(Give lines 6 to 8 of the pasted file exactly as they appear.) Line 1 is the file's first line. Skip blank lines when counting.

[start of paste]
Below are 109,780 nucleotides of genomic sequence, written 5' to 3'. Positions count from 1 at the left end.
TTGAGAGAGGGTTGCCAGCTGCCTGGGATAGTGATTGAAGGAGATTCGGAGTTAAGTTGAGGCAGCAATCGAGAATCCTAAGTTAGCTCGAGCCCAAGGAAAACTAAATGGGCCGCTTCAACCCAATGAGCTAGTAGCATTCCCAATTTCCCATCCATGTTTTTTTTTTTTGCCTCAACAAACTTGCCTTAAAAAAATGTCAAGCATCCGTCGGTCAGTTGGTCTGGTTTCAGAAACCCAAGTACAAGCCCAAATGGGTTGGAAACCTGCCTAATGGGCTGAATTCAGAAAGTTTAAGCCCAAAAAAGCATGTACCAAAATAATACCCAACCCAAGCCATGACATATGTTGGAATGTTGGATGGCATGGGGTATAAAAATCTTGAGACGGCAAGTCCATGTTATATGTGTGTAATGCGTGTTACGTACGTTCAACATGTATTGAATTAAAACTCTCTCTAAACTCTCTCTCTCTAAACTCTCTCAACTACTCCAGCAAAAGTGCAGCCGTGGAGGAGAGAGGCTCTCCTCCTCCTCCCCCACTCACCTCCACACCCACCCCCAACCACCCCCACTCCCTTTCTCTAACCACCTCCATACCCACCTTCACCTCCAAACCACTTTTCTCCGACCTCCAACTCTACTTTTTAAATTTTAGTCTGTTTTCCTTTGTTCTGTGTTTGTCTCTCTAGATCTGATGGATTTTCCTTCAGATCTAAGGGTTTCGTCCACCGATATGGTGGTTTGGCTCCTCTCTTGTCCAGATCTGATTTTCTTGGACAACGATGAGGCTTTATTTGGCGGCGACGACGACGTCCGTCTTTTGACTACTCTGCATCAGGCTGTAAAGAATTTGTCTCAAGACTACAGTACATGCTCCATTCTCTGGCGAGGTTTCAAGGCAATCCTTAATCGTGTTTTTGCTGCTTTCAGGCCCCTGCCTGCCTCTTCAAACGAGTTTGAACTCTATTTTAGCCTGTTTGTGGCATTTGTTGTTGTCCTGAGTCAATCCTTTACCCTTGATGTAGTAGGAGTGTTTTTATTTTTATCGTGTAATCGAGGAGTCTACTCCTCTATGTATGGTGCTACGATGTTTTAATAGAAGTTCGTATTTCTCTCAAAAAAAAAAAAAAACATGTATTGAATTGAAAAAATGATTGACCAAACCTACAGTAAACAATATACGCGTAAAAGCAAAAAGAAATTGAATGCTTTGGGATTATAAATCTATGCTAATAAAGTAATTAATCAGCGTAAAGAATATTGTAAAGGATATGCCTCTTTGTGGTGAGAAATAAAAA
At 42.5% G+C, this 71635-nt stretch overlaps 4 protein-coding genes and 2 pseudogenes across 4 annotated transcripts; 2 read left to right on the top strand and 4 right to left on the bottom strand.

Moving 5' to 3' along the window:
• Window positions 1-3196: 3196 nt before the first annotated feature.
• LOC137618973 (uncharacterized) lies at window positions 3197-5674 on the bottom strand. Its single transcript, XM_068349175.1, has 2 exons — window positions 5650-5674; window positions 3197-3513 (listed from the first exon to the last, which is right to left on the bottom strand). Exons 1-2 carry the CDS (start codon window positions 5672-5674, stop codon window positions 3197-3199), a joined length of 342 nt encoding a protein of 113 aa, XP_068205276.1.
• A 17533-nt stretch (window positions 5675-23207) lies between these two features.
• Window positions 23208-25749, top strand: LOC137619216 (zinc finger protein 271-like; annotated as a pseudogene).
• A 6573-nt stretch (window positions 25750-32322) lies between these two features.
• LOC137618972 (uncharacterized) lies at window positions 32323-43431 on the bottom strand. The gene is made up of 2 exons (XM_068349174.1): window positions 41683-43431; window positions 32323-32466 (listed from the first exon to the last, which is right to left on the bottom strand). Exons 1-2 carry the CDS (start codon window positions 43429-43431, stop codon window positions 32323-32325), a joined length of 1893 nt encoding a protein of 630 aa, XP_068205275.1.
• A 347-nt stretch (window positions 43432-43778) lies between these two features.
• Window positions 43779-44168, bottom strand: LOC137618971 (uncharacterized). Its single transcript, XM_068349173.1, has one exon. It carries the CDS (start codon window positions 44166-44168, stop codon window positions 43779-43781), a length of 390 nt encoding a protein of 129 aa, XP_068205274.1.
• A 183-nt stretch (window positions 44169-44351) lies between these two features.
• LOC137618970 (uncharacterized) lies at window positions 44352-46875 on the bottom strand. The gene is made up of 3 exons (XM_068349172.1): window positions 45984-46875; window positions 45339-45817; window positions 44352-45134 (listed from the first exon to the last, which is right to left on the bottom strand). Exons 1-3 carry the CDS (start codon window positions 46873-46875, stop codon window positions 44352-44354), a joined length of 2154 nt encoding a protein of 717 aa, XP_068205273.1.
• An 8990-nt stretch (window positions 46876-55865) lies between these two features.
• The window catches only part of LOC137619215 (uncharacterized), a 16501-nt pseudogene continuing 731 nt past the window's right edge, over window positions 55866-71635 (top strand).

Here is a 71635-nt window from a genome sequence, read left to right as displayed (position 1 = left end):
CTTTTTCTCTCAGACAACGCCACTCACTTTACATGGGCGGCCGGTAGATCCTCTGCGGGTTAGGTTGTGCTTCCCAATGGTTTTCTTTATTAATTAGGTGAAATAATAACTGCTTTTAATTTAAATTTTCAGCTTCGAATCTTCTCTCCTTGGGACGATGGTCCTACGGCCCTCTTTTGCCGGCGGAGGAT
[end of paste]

• LOC137618973 (uncharacterized) lies at window positions 3197-5674 on the bottom strand. Its single transcript, XM_068349175.1, has 2 exons — window positions 5650-5674; window positions 3197-3513 (listed from the first exon to the last, which is right to left on the bottom strand). Exons 1-2 carry the CDS (start codon window positions 5672-5674, stop codon window positions 3197-3199), a joined length of 342 nt encoding a protein of 113 aa, XP_068205276.1.
• A 17533-nt stretch (window positions 5675-23207) lies between these two features.
• Window positions 23208-25749, top strand: LOC137619216 (zinc finger protein 271-like; annotated as a pseudogene).